Accessibility in leadership is a popular term these days. It is used profusely in Executive Coaching and thrown around generously in discussions about Change and Stakeholder Management. The Harvard Business Review explains that the most important aspect to an accessible leader is one who can admit when they have made a mistake. Forbes says it is important to be a leader who “defaults to yes.” The accessible leader is acknowledging and graceful interpersonally, as well as proficient in using technology to reach others. The accessible leader is good at opening doors, inviting diverse opinions, and listening to understand.
I recently read a New York Times article written by Ted Kennedy Jr. that caused me to reflect on all of the above in a profound way. I tend to focus on leaders enhancing their accessibility to their employees and yet without workplace accessibility, it seems like keeping your office door open is not quite enough. Ted Kennedy Jr. spoke about workplace accessibility and how hiring people with disabilities is good for business:
“A recent study has shown, for the first time, that companies that championed people with disabilities actually outperformed others — driving profitability and shareholder returns. Revenues were 28 percent higher, net income 200 percent higher, and profit margins 30 percent higher. Companies that improved internal practices for disability inclusion were also four times more likely to see higher total shareholder returns.”
As someone who lost a leg to cancer at age 12, Kennedy has fought hard alongside family members for equal opportunity for people with disabilities to contribute to society through meaningful work. So many questions started to formulate in my mind around this concept of accessibility and how it looks in light of this article. Why should anyone be limited in workflow and contributions based on challenges with accessibility? What is being done to make our workplaces more accessible so that we invite everyone to the table?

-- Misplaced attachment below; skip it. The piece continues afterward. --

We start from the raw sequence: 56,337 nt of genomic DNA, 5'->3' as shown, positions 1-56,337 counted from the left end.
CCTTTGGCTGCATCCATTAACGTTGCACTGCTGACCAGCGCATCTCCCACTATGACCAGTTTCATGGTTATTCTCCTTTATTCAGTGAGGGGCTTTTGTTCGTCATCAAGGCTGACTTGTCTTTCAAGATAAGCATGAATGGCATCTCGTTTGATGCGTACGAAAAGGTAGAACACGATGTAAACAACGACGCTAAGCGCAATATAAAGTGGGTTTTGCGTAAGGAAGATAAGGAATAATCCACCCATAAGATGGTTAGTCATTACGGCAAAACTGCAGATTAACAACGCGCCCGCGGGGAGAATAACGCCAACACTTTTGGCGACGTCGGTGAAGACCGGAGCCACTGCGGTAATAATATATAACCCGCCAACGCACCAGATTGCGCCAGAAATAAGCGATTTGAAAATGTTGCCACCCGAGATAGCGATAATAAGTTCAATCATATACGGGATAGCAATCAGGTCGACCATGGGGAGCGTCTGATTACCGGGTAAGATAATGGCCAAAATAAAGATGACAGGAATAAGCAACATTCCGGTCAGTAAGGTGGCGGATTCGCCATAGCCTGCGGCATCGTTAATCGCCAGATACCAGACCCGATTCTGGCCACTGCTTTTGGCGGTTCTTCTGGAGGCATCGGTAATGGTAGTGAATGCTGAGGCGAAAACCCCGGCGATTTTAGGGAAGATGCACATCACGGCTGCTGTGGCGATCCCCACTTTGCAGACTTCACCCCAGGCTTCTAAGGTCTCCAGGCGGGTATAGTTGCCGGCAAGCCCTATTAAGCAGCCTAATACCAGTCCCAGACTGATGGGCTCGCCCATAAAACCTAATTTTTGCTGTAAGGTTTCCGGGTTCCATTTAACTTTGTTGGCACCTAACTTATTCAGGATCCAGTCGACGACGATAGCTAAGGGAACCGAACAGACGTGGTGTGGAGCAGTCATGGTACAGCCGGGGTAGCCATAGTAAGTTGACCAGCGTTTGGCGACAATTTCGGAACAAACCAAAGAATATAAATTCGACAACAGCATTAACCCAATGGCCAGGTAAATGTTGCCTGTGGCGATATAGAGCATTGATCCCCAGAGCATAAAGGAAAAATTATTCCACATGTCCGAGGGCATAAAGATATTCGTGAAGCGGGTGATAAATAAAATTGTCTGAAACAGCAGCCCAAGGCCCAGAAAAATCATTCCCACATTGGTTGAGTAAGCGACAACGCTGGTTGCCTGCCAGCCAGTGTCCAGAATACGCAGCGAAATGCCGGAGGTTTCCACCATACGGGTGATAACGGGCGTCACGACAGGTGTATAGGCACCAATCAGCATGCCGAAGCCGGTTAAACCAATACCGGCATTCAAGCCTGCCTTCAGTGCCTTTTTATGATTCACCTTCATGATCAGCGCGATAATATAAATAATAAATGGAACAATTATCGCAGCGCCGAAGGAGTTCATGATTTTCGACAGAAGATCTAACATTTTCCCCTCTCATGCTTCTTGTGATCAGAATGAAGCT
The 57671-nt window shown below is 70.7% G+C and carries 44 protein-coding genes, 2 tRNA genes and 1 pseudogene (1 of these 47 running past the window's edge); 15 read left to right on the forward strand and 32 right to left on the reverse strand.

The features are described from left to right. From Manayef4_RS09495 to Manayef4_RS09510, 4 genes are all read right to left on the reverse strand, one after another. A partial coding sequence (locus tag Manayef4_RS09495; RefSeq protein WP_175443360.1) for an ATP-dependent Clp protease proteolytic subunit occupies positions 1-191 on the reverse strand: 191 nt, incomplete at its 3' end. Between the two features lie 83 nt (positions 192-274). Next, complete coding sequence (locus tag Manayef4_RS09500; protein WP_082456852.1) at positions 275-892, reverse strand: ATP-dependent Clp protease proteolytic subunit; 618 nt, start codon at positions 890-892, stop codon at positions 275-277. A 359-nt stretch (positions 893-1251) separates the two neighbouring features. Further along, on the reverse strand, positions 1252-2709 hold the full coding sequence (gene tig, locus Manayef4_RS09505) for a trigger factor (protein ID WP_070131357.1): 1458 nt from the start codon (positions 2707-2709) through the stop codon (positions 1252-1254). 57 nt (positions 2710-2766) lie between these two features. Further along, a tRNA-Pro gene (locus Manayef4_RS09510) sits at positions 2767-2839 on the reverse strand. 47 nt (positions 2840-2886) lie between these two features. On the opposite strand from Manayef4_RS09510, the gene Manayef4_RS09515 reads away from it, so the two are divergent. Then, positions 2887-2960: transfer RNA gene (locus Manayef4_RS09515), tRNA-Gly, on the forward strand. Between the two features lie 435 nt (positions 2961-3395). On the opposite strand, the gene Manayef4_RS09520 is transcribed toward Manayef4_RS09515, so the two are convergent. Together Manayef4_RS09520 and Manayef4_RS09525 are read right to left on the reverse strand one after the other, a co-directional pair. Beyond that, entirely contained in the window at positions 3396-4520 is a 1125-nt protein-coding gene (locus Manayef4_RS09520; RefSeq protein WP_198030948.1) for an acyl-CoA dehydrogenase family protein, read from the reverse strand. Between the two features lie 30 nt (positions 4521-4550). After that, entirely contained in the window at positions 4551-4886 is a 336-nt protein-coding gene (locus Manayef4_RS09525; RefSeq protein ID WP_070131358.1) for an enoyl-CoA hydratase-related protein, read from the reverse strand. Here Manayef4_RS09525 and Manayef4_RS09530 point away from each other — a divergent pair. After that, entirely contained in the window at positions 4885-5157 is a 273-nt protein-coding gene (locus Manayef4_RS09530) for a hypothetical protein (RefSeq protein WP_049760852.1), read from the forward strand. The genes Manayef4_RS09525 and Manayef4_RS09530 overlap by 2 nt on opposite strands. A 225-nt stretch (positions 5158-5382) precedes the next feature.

I came across the story of Jordyn Castor in my research. Blind since birth, at 22 she is now one of Apple’s leading engineers. What others call a disability, she sees as heightened awareness as she works under the mantra, “inclusion inspires innovation.” The senior manager for global accessibility policy and initiatives at Apple, Sarah Herrlinger, states that the company is dedicated to making inclusivity features standard, not specialized.
In his article, Kennedy credits companies like Bank of America, Microsoft, and CVS for pioneering this new landscape for organizations. Apple made the first touch screen device that was accessible to the blind via VoiceOver. This technology is something all users access every day, but for the blind community, it was revolutionary. In this Fast Company article, Eve Andersson, head of Google’s Accessibility efforts states, “The accessibility problems of today are the mainstream breakthroughs of tomorrow.” She is a firm believer that accessibility is a basic human right and if it is valued as such, it benefits everyone.
There are many projects underway such as Microsoft’s computer vision-based accessibility project called Seeing AI, that reflect inclusiveness and accessibility as a value. It is exciting and energizing to feel the momentum industry leaders are creating and, based on my experience, we have a long way to go.
Here are 5 common denominators this new research identifies that these successful companies organize around:
- “First, they hire people with disabilities, ensuring that they’re represented in the workplace.
- Second, they carry out practices that encourage and advance those employees.
- Third, they provide accessible tools and technologies, paired with a formal accommodations program.
- Fourth, they generate awareness through recruitment efforts, disability education programs, and grass-roots-led initiatives.
- Fifth, they create empowering environments through mentoring and coaching initiatives.”
Why it matters: Did you know 1 in 5 people in America have a disability?
“According to the Bureau of Labor Statistics, only 29 percent of Americans ages 16 to 64 with a disability were employed as of June 2018, compared with nearly 75 percent of those without a disability. The unemployment rate for people with disabilities who are actively seeking work is 9.2 percent — more than twice as high as for those without a disability (4.2 percent). The NYT reports hiring only 1 percent of the 10.7 million people with disabilities have the potential to boost the G.D.P. by an estimated $25 billion.”
This article and time for reflection have made me realize, accessibility is not just an initiative or strategy, it is a value. It is at the core of what makes strong businesses even stronger, from top to bottom. If as a leader, you value accessibility both inside and outside of your work environment, then you are capable of attracting the best of what anyone brings to the table. It sounds so simple and yet …
“The one argument for accessibility that doesn’t get made nearly often enough is how extraordinarily better it makes some people’s lives. How many opportunities do we have to dramatically improve people’s lives just by doing our job a little better?” -Steve Krug